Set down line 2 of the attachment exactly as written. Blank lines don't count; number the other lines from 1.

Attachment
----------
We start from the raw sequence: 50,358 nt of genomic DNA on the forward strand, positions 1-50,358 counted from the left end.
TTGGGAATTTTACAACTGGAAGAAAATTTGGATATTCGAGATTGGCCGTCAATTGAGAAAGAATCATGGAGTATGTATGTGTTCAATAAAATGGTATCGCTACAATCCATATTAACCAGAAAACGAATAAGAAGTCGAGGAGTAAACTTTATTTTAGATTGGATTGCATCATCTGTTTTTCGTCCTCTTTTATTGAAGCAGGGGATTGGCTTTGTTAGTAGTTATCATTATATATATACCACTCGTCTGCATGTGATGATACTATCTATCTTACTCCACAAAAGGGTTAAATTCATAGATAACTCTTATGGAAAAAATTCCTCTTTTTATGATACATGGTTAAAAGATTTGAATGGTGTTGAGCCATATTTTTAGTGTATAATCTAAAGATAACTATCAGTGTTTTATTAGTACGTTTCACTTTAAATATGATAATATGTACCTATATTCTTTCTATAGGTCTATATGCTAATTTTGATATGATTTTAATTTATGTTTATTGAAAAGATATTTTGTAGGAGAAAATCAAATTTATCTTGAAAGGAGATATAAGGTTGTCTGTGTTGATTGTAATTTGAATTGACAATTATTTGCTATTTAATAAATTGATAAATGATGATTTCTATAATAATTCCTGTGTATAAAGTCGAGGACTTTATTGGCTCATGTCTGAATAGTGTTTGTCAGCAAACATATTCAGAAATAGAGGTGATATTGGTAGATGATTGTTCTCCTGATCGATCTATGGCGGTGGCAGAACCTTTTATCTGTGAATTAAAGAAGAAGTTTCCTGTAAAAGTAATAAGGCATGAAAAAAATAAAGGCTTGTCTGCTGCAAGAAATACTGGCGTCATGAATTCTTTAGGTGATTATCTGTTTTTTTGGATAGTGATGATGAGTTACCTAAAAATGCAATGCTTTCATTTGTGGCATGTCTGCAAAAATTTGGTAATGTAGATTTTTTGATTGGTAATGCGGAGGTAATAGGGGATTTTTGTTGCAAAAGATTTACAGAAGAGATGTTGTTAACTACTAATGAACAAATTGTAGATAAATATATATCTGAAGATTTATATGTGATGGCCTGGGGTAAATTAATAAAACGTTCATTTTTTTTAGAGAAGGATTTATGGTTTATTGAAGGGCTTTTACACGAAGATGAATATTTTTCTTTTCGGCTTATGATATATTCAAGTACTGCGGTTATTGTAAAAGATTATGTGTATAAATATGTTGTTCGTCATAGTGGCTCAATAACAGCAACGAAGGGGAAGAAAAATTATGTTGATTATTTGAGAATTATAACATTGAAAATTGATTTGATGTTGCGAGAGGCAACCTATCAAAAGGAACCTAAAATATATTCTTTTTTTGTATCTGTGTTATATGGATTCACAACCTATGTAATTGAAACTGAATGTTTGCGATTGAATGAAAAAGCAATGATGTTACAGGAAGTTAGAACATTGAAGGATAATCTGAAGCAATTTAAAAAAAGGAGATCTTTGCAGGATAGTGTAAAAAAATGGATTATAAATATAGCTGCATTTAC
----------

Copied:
TTGGGAATTTTACAACTGGAAGAAAATTTGGATATTCGAGATTGGCCGTCAATTGAGAAAGAATCATGGAGTATGTATGTGTTCAATAAAATGGTATCGCTACAATCCATATTAACCAGAAAACGAATAAGAAGTCGAGGAGTAAACTTTATTTTAGATTGGATTGCATCATCTGTTTTTCGTCCTCTTTTATTGAAGCAGGGGATTGGCTTTGTTAGTAGTTATCATTATATATATACCACTCGTCTGCATGTGATGATACTATCTATCTTACTCCACAAAAGGGTTAAATTCATAGATAACTCTTATGGAAAAAATTCCTCTTTTTATGATACATGGTTAAAAGATTTGAATGGTGTTGAGCCATATTTTTAGTGTATAATCTAAAGATAACTATCAGTGTTTTATTAGTACGTTTCACTTTAAATATGATAATATGTACCTATATTCTTTCTATAGGTCTATATGCTAATTTTGATATGATTTTAATTTATGTTTATTGAAAAGATATTTTGTAGGAGAAAATCAAATTTATCTTGAAAGGAGATATAAGGTTGTCTGTGTTGATTGTAATTTGAATTGACAATTATTTGCTATTTAATAAATTGATAAATGATGATTTCTATAATAATTCCTGTGTATAAAGTCGAGGACTTTATTGGCTCATGTCTGAATAGTGTTTGTCAGCAAACATATTCAGAAATAGAGGTGATATTGGTAGATGATTGTTCTCCTGATCGATCTATGGCGGTGGCAGAACCTTTTATCTGTGAATTAAAGAAGAAGTTTCCTGTAAAAGTAATAAGGCATGAAAAAAATAAAGGCTTGTCTGCTGCAAGAAATACTGGCGTCATGAATTCTTTAGGTGATTATCTGTTTTTTTGGATAGTGATGATGAGTTACCTAAAAATGCAATGCTTTCATTTGTGGCATGTCTGCAAAAATTTGGTAATGTAGATTTTTTGATTGGTAATGCGGAGGTAATAGGGGATTTTTGTTGCAAAAGATTTACAGAAGAGATGTTGTTAACTACTAATGAACAAATTGTAGATAAATATATATCTGAAGATTTATATGTGATGGCCTGGGGTAAATTAATAAAACGTTCATTTTTTTTAGAGAAGGATTTATGGTTTATTGAAGGGCTTTTACACGAAGATGAATATTTTTCTTTTCGGCTTATGATATATTCAAGTACTGCGGTTATTGTAAAAGATTATGTGTATAAATATGTTGTTCGTCATAGTGGCTCAATAACAGCAACGAAGGGGAAGAAAAATTATGTTGATTATTTGAGAATTATAACATTGAAAATTGATTTGATGTTGCGAGAGGCAACCTATCAAAAGGAACCTAAAATATATTCTTTTTTTGTATCTGTGTTATATGGATTCACAACCTATGTAATTGAAACTGAATGTTTGCGATTGAATGAAAAAGCAATGATGTTACAGGAAGTTAGAACATTGAAGGATAATCTGAAGCAATTTAAAAAAAGGAGATCTTTGCAGGATAGTGTAAAAAAATGGATTATAAATATAGCTGCATTTAC